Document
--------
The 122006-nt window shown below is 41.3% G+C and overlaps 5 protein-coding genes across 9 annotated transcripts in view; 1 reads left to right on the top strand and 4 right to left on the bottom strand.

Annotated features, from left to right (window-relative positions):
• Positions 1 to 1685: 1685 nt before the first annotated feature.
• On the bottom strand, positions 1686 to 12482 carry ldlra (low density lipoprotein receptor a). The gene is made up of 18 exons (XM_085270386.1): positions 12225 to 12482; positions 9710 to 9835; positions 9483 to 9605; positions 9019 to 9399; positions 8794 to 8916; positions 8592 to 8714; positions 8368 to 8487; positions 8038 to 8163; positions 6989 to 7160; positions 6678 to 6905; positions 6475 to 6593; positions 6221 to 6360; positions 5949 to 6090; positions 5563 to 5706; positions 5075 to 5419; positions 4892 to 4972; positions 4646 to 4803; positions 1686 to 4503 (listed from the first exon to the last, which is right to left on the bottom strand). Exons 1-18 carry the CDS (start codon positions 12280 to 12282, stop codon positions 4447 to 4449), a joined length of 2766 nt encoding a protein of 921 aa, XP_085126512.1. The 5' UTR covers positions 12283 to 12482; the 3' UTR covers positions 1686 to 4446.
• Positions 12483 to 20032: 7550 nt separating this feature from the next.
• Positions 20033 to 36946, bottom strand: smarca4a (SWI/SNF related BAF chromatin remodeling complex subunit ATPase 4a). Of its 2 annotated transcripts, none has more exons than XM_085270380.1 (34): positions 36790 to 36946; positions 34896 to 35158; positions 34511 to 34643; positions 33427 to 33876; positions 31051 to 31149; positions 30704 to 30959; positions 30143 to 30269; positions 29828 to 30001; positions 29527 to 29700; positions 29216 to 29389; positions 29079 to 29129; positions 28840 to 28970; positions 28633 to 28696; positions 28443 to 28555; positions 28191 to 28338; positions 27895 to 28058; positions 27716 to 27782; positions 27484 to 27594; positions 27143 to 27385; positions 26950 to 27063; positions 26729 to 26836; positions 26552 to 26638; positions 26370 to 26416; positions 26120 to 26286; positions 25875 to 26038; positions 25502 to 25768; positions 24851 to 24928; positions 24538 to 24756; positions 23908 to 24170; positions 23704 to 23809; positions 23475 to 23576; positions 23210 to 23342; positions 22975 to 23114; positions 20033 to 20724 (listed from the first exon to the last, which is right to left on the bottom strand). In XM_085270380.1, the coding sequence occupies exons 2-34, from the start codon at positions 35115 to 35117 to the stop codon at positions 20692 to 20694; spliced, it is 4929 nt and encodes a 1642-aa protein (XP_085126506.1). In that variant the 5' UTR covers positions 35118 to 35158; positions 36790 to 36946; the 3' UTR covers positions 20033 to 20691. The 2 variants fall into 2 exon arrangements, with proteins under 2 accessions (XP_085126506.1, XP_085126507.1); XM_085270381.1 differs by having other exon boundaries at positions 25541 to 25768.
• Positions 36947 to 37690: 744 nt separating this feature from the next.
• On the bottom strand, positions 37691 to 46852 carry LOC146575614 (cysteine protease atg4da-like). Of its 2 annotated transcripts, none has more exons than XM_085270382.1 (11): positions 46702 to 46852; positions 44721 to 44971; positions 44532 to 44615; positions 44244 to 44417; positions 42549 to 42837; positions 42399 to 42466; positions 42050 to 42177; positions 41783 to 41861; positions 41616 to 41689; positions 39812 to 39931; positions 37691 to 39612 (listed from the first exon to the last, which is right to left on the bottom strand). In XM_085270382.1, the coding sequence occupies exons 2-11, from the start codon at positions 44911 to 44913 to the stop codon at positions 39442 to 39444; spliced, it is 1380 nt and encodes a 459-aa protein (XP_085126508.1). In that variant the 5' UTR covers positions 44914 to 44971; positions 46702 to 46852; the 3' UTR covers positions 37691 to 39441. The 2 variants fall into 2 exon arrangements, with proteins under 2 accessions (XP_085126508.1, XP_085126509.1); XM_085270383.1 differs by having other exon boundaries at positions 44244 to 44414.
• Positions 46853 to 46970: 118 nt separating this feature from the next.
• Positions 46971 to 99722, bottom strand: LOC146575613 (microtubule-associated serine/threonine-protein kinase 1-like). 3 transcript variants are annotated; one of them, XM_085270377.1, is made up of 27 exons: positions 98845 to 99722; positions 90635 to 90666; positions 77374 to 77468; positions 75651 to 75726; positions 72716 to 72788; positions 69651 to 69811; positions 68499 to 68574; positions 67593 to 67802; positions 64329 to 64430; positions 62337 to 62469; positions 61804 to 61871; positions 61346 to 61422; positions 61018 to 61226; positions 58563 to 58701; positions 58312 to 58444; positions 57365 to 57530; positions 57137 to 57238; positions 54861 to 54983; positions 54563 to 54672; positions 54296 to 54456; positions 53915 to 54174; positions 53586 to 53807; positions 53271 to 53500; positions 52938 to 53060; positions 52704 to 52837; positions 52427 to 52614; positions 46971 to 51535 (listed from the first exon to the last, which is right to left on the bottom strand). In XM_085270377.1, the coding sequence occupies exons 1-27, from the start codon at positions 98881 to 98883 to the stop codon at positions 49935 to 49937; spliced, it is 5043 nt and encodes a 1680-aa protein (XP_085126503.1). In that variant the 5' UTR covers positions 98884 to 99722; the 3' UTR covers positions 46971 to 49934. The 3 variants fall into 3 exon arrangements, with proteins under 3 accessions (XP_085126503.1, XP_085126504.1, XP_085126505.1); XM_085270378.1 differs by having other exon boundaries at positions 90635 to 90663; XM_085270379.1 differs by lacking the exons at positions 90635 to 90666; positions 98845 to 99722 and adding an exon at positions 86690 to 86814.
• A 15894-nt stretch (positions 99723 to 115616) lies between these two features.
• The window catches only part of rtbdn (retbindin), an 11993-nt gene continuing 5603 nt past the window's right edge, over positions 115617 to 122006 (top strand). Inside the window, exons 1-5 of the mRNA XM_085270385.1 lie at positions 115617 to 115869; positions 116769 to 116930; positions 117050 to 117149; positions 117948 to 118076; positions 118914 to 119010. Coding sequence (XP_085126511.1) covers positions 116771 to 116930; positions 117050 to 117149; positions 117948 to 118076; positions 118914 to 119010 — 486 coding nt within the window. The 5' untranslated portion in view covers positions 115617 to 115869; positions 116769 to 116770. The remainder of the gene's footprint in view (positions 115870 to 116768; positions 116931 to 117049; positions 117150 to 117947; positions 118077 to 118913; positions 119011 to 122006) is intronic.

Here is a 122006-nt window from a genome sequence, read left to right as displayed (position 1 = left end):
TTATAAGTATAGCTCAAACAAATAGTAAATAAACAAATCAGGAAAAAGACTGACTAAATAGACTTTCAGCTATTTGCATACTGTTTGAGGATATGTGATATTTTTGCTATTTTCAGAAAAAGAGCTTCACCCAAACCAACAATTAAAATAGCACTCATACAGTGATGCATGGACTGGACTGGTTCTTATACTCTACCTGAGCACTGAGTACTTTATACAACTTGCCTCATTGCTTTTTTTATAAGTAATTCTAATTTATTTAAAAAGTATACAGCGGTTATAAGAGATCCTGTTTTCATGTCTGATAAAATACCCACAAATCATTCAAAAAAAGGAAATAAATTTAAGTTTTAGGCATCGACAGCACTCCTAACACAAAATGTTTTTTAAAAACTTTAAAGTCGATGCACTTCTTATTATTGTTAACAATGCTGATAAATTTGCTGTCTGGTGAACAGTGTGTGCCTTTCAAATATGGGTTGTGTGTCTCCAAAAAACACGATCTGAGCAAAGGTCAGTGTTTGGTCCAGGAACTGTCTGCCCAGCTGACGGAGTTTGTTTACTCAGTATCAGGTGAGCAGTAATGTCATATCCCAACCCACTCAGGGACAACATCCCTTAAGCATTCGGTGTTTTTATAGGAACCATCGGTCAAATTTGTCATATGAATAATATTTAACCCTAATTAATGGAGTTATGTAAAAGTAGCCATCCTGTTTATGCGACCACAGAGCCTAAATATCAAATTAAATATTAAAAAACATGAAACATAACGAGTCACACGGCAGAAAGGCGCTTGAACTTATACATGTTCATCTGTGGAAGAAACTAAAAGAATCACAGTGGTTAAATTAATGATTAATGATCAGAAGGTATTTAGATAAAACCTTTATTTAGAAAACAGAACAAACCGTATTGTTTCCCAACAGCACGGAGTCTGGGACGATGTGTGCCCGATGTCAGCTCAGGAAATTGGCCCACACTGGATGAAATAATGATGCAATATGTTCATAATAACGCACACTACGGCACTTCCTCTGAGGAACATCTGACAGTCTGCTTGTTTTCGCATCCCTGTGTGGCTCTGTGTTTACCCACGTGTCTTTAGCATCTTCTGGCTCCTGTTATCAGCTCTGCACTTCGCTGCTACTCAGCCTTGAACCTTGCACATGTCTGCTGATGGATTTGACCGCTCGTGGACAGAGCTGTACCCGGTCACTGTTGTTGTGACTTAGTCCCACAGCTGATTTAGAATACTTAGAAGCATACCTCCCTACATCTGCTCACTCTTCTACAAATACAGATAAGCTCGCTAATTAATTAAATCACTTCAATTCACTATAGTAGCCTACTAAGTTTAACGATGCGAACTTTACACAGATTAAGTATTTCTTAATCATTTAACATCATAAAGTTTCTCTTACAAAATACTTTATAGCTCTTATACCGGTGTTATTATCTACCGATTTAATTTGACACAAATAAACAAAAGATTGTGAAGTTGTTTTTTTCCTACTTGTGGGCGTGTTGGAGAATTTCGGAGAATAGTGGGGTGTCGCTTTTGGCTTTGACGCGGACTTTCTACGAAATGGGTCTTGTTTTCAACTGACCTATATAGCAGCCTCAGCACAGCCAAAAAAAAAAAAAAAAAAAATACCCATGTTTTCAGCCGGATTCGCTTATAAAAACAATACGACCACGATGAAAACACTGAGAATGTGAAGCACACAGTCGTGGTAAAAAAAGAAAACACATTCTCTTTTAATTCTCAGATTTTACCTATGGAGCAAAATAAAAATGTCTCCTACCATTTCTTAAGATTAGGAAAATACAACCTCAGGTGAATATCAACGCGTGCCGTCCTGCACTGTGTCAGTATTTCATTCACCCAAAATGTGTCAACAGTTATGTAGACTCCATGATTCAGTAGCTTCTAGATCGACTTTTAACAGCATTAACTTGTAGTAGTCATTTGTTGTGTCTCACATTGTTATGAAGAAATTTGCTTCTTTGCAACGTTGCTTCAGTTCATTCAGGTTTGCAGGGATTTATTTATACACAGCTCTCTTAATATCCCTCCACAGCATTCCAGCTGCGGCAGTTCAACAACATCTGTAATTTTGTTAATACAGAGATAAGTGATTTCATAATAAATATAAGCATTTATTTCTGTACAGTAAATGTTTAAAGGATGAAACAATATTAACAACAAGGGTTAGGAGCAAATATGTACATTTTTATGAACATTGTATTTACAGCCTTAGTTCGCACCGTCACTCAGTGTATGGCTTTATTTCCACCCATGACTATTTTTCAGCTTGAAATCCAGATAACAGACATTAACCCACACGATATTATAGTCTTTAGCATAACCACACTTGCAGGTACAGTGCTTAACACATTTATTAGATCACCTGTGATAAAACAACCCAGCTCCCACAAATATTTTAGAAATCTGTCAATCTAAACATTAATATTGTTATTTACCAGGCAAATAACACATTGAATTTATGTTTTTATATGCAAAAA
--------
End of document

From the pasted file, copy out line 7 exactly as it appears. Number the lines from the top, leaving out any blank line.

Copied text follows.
• Positions 36947 to 37690: 744 nt separating this feature from the next.